Throughout this series, we’ve known that there’s been a lot of exciting things going on in the industry, so I’m excited to have Courtney Graham with me today. She’s the Chief Marketing Officer over at Princeton Mortgage. So first off, Courtney, thanks for joining me.
Courtney Graham: Thanks so much for having me, Brena, I’m excited to chat with you today.
Brena Nath: I’m probably a lot more excited than you, you and I were chatting a little bit before this episode. There’s a lot to go over, there’s a lot to go through, and you have a lot of wisdom.
But one thing that I wanted to note, while this is the Women of Influence Podcast Miniseries, Courtney is a little bit of a unicorn here at HousingWire, and she was also recently named a 2021 HousingWire marketing leader. She is, as I said, the CMO over at Princeton Mortgage. So I’m just gonna read a little bit of her kind of write up for the marketing Leader Award, and then I’ll let you touch on just everything else. I know there’s so much more that you’ve been up to that doesn’t fit into this award profile, but kind of talks about how you’re the driving force behind the creation of Princeton Mortgages marketing machine. It has been a large driver for increased revenue and production for the mortgage bank.
In recent months, she has stepped into a larger role of CMO where she focuses on scaling the company culture to support its explosive national market expansion. And as you and I chatted before, last year was a busy year. So I wanted to just kick it off by asking that first question. Can you talk some about your current role now as CMO and kind of what you’ve been up to?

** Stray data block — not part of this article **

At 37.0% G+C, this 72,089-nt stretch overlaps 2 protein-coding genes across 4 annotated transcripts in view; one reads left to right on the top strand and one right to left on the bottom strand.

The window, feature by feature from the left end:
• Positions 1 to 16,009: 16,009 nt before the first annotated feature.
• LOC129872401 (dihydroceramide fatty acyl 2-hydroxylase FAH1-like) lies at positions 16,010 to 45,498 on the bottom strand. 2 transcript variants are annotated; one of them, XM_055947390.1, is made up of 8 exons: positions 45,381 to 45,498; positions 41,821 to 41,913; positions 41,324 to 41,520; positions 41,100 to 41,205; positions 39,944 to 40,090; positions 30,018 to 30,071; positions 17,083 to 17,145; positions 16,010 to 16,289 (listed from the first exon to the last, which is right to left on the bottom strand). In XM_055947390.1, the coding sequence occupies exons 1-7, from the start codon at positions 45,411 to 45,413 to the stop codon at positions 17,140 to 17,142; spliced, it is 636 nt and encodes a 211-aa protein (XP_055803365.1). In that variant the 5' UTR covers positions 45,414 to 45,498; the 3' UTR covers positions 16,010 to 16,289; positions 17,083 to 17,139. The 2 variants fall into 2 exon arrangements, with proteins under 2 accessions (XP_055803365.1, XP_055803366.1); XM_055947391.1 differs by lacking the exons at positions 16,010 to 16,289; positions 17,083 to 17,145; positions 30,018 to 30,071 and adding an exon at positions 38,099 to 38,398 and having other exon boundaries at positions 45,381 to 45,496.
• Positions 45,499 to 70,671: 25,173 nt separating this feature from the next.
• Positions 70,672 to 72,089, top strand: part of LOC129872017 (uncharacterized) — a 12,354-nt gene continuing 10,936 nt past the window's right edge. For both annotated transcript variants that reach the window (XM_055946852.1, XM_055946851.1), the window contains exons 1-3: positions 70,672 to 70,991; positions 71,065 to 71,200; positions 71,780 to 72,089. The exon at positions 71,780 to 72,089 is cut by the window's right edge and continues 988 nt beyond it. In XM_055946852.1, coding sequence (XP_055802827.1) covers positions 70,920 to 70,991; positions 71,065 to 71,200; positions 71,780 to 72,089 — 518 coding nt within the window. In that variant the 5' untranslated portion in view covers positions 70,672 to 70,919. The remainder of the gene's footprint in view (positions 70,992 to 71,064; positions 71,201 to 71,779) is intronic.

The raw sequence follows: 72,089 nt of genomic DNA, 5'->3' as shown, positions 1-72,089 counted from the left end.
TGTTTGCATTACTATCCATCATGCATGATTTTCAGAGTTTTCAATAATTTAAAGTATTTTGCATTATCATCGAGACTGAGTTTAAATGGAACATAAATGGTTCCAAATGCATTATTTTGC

Courtney Graham: Sure. Yeah, I think it’s an interesting question in terms of ‘what is the role of a CMO?’ And I’m sure, you know, it varies a little bit company to company. But when I think back a lot around where I spend my time and the things that I’m focusing on, we talk so much here from a leadership standpoint about the most important thing that we can do as leaders is to make sure that we have the right people on the bus, and the right people on the right seats.
So much of what I’m spending my time on right now is make sure, from a recruiting standpoint, that we’re building a team that can go out and continue to grow and sustain that growth as much as we’ve had.